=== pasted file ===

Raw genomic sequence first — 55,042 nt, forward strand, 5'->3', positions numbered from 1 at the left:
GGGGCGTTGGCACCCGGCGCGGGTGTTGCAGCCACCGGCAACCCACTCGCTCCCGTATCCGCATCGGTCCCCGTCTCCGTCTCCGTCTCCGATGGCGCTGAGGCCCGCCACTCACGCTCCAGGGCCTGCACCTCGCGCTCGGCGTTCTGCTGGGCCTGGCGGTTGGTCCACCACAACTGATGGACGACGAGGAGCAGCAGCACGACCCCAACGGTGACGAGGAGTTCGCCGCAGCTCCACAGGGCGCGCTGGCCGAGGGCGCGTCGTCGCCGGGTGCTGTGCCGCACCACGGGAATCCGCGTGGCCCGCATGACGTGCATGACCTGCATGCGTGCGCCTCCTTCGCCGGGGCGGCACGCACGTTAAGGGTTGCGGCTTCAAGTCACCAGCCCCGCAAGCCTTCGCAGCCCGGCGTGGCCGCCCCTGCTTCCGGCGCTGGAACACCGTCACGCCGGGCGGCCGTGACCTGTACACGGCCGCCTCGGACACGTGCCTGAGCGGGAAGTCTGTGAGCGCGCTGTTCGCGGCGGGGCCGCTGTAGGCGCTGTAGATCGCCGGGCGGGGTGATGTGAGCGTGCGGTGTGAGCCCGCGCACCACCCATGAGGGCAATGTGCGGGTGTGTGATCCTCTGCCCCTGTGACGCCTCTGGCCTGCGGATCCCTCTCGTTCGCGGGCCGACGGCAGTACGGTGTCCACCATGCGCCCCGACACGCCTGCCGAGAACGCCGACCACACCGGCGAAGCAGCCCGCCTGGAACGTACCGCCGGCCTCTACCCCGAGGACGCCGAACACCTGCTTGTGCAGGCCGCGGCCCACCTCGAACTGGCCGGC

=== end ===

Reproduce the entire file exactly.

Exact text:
Raw genomic sequence first — 55,042 nt, forward strand, 5'->3', positions numbered from 1 at the left:
GGGGCGTTGGCACCCGGCGCGGGTGTTGCAGCCACCGGCAACCCACTCGCTCCCGTATCCGCATCGGTCCCCGTCTCCGTCTCCGTCTCCGATGGCGCTGAGGCCCGCCACTCACGCTCCAGGGCCTGCACCTCGCGCTCGGCGTTCTGCTGGGCCTGGCGGTTGGTCCACCACAACTGATGGACGACGAGGAGCAGCAGCACGACCCCAACGGTGACGAGGAGTTCGCCGCAGCTCCACAGGGCGCGCTGGCCGAGGGCGCGTCGTCGCCGGGTGCTGTGCCGCACCACGGGAATCCGCGTGGCCCGCATGACGTGCATGACCTGCATGCGTGCGCCTCCTTCGCCGGGGCGGCACGCACGTTAAGGGTTGCGGCTTCAAGTCACCAGCCCCGCAAGCCTTCGCAGCCCGGCGTGGCCGCCCCTGCTTCCGGCGCTGGAACACCGTCACGCCGGGCGGCCGTGACCTGTACACGGCCGCCTCGGACACGTGCCTGAGCGGGAAGTCTGTGAGCGCGCTGTTCGCGGCGGGGCCGCTGTAGGCGCTGTAGATCGCCGGGCGGGGTGATGTGAGCGTGCGGTGTGAGCCCGCGCACCACCCATGAGGGCAATGTGCGGGTGTGTGATCCTCTGCCCCTGTGACGCCTCTGGCCTGCGGATCCCTCTCGTTCGCGGGCCGACGGCAGTACGGTGTCCACCATGCGCCCCGACACGCCTGCCGAGAACGCCGACCACACCGGCGAAGCAGCCCGCCTGGAACGTACCGCCGGCCTCTACCCCGAGGACGCCGAACACCTGCTTGTGCAGGCCGCGGCCCACCTCGAACTGGCCGGC